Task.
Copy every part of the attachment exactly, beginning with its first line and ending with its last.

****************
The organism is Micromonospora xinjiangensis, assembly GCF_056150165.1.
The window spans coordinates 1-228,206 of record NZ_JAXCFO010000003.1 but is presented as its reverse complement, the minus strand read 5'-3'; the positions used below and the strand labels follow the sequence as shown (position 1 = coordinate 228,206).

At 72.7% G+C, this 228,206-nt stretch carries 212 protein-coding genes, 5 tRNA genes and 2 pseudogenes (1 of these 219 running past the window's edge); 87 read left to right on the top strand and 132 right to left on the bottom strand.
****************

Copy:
The organism is Micromonospora xinjiangensis, assembly GCF_056150165.1.
The window spans coordinates 1-228,206 of record NZ_JAXCFO010000003.1 but is presented as its reverse complement, the minus strand read 5'-3'; the positions used below and the strand labels follow the sequence as shown (position 1 = coordinate 228,206).

At 72.7% G+C, this 228,206-nt stretch carries 212 protein-coding genes, 5 tRNA genes and 2 pseudogenes (1 of these 219 running past the window's edge); 87 read left to right on the top strand and 132 right to left on the bottom strand.